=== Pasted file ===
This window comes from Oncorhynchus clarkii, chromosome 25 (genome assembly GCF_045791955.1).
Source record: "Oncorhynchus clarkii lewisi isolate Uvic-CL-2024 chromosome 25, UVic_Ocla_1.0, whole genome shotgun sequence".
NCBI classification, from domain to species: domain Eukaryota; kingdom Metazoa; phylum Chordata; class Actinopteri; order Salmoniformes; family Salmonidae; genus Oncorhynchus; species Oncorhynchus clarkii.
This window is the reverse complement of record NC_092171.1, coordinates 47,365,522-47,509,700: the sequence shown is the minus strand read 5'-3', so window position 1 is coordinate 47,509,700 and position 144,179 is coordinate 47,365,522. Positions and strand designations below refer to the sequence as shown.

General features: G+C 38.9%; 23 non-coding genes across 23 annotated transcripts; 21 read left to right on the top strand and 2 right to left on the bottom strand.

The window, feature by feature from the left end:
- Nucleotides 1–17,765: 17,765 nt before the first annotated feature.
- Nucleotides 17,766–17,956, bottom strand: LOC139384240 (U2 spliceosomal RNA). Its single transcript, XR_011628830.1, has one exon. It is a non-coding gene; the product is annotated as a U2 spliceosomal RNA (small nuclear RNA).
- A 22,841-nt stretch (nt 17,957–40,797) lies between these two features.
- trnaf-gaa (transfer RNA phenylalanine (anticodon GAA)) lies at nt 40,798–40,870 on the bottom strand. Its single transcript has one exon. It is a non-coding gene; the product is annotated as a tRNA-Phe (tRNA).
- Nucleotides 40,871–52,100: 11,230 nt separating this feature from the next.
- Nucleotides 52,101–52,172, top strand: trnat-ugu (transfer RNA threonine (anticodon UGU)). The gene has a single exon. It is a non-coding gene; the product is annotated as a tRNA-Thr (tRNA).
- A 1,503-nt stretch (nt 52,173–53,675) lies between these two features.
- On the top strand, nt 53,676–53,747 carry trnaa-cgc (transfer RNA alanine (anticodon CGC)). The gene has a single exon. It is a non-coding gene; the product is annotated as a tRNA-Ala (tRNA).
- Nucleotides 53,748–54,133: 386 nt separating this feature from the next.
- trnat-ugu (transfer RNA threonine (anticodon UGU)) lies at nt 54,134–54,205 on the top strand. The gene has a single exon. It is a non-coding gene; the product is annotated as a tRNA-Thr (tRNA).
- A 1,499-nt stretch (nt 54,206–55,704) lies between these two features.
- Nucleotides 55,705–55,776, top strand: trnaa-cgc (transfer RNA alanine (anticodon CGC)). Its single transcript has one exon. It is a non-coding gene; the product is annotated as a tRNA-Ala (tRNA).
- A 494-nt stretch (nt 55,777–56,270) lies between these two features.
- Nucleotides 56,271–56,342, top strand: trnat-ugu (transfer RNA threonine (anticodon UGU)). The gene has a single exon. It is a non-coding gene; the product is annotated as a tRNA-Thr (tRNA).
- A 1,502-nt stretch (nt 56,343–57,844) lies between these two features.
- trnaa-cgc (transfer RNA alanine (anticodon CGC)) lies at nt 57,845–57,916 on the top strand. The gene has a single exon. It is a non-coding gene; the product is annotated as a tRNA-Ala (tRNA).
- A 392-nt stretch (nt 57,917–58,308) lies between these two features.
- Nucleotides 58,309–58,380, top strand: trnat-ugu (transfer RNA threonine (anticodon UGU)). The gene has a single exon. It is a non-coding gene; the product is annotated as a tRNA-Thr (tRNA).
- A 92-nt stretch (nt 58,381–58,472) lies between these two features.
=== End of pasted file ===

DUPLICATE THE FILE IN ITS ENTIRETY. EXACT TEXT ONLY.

This window comes from Oncorhynchus clarkii, chromosome 25 (genome assembly GCF_045791955.1).
Source record: "Oncorhynchus clarkii lewisi isolate Uvic-CL-2024 chromosome 25, UVic_Ocla_1.0, whole genome shotgun sequence".
NCBI classification, from domain to species: domain Eukaryota; kingdom Metazoa; phylum Chordata; class Actinopteri; order Salmoniformes; family Salmonidae; genus Oncorhynchus; species Oncorhynchus clarkii.
This window is the reverse complement of record NC_092171.1, coordinates 47,365,522-47,509,700: the sequence shown is the minus strand read 5'-3', so window position 1 is coordinate 47,509,700 and position 144,179 is coordinate 47,365,522. Positions and strand designations below refer to the sequence as shown.

General features: G+C 38.9%; 23 non-coding genes across 23 annotated transcripts; 21 read left to right on the top strand and 2 right to left on the bottom strand.

The window, feature by feature from the left end:
- Nucleotides 1–17,765: 17,765 nt before the first annotated feature.
- Nucleotides 17,766–17,956, bottom strand: LOC139384240 (U2 spliceosomal RNA). Its single transcript, XR_011628830.1, has one exon. It is a non-coding gene; the product is annotated as a U2 spliceosomal RNA (small nuclear RNA).
- A 22,841-nt stretch (nt 17,957–40,797) lies between these two features.
- trnaf-gaa (transfer RNA phenylalanine (anticodon GAA)) lies at nt 40,798–40,870 on the bottom strand. Its single transcript has one exon. It is a non-coding gene; the product is annotated as a tRNA-Phe (tRNA).
- Nucleotides 40,871–52,100: 11,230 nt separating this feature from the next.
- Nucleotides 52,101–52,172, top strand: trnat-ugu (transfer RNA threonine (anticodon UGU)). The gene has a single exon. It is a non-coding gene; the product is annotated as a tRNA-Thr (tRNA).
- A 1,503-nt stretch (nt 52,173–53,675) lies between these two features.
- On the top strand, nt 53,676–53,747 carry trnaa-cgc (transfer RNA alanine (anticodon CGC)). The gene has a single exon. It is a non-coding gene; the product is annotated as a tRNA-Ala (tRNA).
- Nucleotides 53,748–54,133: 386 nt separating this feature from the next.
- trnat-ugu (transfer RNA threonine (anticodon UGU)) lies at nt 54,134–54,205 on the top strand. The gene has a single exon. It is a non-coding gene; the product is annotated as a tRNA-Thr (tRNA).
- A 1,499-nt stretch (nt 54,206–55,704) lies between these two features.
- Nucleotides 55,705–55,776, top strand: trnaa-cgc (transfer RNA alanine (anticodon CGC)). Its single transcript has one exon. It is a non-coding gene; the product is annotated as a tRNA-Ala (tRNA).
- A 494-nt stretch (nt 55,777–56,270) lies between these two features.
- Nucleotides 56,271–56,342, top strand: trnat-ugu (transfer RNA threonine (anticodon UGU)). The gene has a single exon. It is a non-coding gene; the product is annotated as a tRNA-Thr (tRNA).
- A 1,502-nt stretch (nt 56,343–57,844) lies between these two features.
- trnaa-cgc (transfer RNA alanine (anticodon CGC)) lies at nt 57,845–57,916 on the top strand. The gene has a single exon. It is a non-coding gene; the product is annotated as a tRNA-Ala (tRNA).
- A 392-nt stretch (nt 57,917–58,308) lies between these two features.
- Nucleotides 58,309–58,380, top strand: trnat-ugu (transfer RNA threonine (anticodon UGU)). The gene has a single exon. It is a non-coding gene; the product is annotated as a tRNA-Thr (tRNA).
- A 92-nt stretch (nt 58,381–58,472) lies between these two features.